Can Billabong pull off a turnaround? Five key challenges SMEs can learn from

The pressure on the board and management of surfwear giant Billabong has been turned up again this morning after private equity firm TPG confirmed it was lobbing a $3-a-share bid for the company. Confirmation of the bid comes just days after looks the company released a plan to shore up its balance sheet and fend off a private equity takeover by cutting costs and selling off half of its Nixon brand.

But Billabong’s plan has been been canned by investors including Perennial Value Management, who want Billabong’s chairman Ted Kunkel to enter fully into talks with TPG.

Perennial portfolio manager Grant Oshry told the Australian Financial Review that Billabong wouldn’t complete the sale of the Nixon brand to Trilantic Capital Partners for 90 days, giving it almost three months to step up talks with TPG.

“The window of opportunity is still open; there is a 90-day window with Trilantic to close,” Oshry told the paper.

Why are shareholders such as Perennial so keen to try and get the company sold off? Billabong’s major challenges are instructive for entrepreneurs of all sizes in industries that are undergoing structural change.

The wait

Billabong chief executive Derek O’Neill told the AFR he could see a bit of light at the end of the tunnel for the company. “The business model is changing and the online business is growing and will get further investment. I would like to think wholesale can pick up in Europe and Australia in a couple of years.” A couple of years? He’s right when he says it will take that long for retail to turn around, but that does illustrate the timeline that lies behind Billabong’s restructuring and cost-cutting initiatives. O’Neill and the Billabong board are asking investors for a lot of patience, and suggesting there are some initiatives to take now, but this business needs time. Based on Perennial’s comments, investors do look impatient.  

The race to cut costs

Billabong’s plan calls for it to try and take $30 million worth of costs out of the businesses as quickly as possible, with up to 150 retail stores to close around the world  and around 400 staff set to go – mainly from head office. Quite why the company didn’t believe this cost-cutting was necessary before the private equity takeover offer arrived isn’t clear, but investors are concerned that the cost-cutting won’t go far enough. For example, the company has chosen to continue to pay a dividend of 3c a year; something many investors want scrapped immediately. The other issue that while some internal costs can be cut, outside costs – such as cotton prices – are harder to trim. It’s a difficult battle to win.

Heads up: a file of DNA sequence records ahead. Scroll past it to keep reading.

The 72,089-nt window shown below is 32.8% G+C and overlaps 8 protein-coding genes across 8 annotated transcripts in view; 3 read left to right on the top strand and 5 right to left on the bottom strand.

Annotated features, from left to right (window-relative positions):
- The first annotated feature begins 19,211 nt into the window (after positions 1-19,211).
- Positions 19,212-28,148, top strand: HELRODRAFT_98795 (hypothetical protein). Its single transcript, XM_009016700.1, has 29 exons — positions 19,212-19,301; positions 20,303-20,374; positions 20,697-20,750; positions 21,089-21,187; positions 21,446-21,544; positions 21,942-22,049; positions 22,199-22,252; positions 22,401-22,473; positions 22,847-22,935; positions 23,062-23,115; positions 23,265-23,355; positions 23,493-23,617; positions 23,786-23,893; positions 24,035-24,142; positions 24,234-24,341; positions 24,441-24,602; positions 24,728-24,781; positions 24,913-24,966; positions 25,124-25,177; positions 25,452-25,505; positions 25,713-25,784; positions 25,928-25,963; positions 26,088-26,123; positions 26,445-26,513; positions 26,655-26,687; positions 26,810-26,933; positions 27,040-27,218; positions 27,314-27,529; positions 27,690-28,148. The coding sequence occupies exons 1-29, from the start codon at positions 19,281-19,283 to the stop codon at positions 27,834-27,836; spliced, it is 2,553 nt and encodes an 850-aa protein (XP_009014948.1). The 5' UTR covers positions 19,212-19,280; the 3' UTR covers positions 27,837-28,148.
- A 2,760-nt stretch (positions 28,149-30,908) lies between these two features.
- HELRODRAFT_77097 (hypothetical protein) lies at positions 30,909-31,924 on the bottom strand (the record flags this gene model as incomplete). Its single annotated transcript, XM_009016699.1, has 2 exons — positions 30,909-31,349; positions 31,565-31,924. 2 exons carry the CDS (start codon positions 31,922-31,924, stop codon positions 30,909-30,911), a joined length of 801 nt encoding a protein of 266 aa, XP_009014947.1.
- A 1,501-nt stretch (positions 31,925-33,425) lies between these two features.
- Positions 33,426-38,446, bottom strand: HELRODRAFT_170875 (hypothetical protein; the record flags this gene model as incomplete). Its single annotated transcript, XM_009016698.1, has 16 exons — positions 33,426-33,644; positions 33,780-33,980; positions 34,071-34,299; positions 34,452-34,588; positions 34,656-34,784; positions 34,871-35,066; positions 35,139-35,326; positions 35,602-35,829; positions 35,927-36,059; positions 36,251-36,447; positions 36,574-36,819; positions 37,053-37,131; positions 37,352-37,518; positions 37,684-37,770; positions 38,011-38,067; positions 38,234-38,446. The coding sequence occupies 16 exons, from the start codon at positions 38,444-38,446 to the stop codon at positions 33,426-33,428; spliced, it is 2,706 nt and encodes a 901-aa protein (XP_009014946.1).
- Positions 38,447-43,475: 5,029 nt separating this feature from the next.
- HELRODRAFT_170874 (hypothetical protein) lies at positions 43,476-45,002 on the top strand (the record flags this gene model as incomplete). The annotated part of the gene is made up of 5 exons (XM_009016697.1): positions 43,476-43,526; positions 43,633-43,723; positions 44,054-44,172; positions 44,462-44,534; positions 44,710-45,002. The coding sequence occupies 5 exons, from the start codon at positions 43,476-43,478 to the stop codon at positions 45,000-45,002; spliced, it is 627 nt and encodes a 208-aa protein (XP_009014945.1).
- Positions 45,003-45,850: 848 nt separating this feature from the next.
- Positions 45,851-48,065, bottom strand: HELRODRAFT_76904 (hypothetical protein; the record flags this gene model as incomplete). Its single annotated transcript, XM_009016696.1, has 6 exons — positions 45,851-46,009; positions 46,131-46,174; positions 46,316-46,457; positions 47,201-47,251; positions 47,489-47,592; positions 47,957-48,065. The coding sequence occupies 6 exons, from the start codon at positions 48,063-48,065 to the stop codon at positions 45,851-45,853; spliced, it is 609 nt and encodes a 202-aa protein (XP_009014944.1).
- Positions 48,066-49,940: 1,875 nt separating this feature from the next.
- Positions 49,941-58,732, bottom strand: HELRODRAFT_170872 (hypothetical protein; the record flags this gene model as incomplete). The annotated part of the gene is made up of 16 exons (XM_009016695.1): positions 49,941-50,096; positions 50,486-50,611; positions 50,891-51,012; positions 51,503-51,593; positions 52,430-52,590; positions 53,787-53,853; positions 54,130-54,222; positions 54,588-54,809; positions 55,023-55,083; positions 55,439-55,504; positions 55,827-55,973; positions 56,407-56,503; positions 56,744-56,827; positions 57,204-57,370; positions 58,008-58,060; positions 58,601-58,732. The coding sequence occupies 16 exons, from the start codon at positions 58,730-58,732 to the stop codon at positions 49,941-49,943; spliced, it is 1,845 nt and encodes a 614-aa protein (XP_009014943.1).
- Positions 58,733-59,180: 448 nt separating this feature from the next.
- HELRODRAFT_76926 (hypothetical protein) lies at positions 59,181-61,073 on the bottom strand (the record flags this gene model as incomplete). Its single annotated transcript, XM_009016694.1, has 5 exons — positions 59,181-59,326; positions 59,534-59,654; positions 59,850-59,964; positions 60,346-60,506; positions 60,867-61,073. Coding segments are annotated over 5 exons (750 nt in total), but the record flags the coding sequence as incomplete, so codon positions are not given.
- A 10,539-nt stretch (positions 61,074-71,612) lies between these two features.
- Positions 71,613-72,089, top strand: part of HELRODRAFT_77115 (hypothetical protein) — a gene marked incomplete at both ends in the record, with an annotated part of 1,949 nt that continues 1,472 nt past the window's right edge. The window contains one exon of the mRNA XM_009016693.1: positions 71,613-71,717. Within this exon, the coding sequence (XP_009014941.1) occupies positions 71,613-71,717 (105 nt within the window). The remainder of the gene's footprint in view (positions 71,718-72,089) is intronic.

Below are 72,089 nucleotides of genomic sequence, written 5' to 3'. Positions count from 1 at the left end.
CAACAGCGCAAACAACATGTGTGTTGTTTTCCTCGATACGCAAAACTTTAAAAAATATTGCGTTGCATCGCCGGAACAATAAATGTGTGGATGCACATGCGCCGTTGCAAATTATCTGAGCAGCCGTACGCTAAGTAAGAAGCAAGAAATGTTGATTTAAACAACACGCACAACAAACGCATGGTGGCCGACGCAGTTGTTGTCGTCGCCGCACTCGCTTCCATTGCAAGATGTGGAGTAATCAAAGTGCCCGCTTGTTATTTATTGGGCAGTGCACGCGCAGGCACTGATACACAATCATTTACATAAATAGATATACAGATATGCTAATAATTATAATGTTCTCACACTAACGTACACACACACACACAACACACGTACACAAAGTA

The debt question

Debt acts like a weight on companies. It reduces your ability to be agile and flexible and can make turnarounds difficult, because you must be careful not to do anything that will upset your bankers. Billabong, which has about $600 million worth of debts, is effectively being forced to sell part of its Nixon brand to ensure it doesn’t fall foul of its loan covenants. The question is: will that sale buy the company enough time?

The challenge of short-term versus long-term

The Nixon sale might shore up the Billabong balance sheet, but analysts have also been quick to point out there is a danger that Billabong is selling its best brand and the brand most likely to grow in the future. This is a delicate balance – protecting the short-term at the risk of denting your long-term prospects. Billabong would argue it will still share in the upside of Nixon, given it will still hold 48.5% of the business. But selling even part of your best brand is a desperate measure.

The question of focus: sell or restructure?

In a company that is clearly struggling, management and the board have two distinct choices: fight to turn things around or engage with potential buyers in the hope of exiting with a great price. Billabong’s leadership appears to be heading down the turnaround path, but it seems certain that at least some of thefocus is going to have to be taken by finding and entertaining takeover offers. This creates a real conundrum. If you are not fully focused on the restructure, the turnaround will slow down. And if the turnaround does slow down, the price you can hope to get from a buyer may in fact fall. That’s why Billabong’s shareholders want any takeover bid seriously examined, and fast. If Billabong’s board can’t get a good price out of a potential buyer, investors may allow them to focus fully on the restructure knowing that option has been canvassed.


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